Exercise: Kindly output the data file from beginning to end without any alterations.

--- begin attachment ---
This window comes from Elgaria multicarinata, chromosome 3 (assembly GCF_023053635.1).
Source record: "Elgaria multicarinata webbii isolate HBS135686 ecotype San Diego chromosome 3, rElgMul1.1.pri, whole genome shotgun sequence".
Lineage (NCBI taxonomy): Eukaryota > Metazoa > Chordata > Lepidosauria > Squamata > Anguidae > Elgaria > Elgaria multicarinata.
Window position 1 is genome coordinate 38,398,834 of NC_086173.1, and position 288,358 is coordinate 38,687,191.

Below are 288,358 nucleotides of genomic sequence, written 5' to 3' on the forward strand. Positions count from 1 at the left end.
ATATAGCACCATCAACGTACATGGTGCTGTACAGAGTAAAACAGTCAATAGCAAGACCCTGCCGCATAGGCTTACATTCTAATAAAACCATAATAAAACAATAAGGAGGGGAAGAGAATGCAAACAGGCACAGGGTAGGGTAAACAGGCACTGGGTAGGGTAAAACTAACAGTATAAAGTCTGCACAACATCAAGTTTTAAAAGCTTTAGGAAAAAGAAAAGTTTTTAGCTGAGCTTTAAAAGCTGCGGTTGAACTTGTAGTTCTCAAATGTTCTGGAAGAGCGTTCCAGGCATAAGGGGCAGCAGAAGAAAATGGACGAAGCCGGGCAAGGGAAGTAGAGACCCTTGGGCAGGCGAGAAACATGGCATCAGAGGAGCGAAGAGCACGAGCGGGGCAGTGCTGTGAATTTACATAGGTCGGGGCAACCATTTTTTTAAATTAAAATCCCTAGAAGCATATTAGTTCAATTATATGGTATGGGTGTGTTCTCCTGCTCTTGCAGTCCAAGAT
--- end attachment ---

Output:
This window comes from Elgaria multicarinata, chromosome 3 (assembly GCF_023053635.1).
Source record: "Elgaria multicarinata webbii isolate HBS135686 ecotype San Diego chromosome 3, rElgMul1.1.pri, whole genome shotgun sequence".
Lineage (NCBI taxonomy): Eukaryota > Metazoa > Chordata > Lepidosauria > Squamata > Anguidae > Elgaria > Elgaria multicarinata.
Window position 1 is genome coordinate 38,398,834 of NC_086173.1, and position 288,358 is coordinate 38,687,191.

Below are 288,358 nucleotides of genomic sequence, written 5' to 3' on the forward strand. Positions count from 1 at the left end.
ATATAGCACCATCAACGTACATGGTGCTGTACAGAGTAAAACAGTCAATAGCAAGACCCTGCCGCATAGGCTTACATTCTAATAAAACCATAATAAAACAATAAGGAGGGGAAGAGAATGCAAACAGGCACAGGGTAGGGTAAACAGGCACTGGGTAGGGTAAAACTAACAGTATAAAGTCTGCACAACATCAAGTTTTAAAAGCTTTAGGAAAAAGAAAAGTTTTTAGCTGAGCTTTAAAAGCTGCGGTTGAACTTGTAGTTCTCAAATGTTCTGGAAGAGCGTTCCAGGCATAAGGGGCAGCAGAAGAAAATGGACGAAGCCGGGCAAGGGAAGTAGAGACCCTTGGGCAGGCGAGAAACATGGCATCAGAGGAGCGAAGAGCACGAGCGGGGCAGTGCTGTGAATTTACATAGGTCGGGGCAACCATTTTTTTAAATTAAAATCCCTAGAAGCATATTAGTTCAATTATATGGTATGGGTGTGTTCTCCTGCTCTTGCAGTCCAAGAT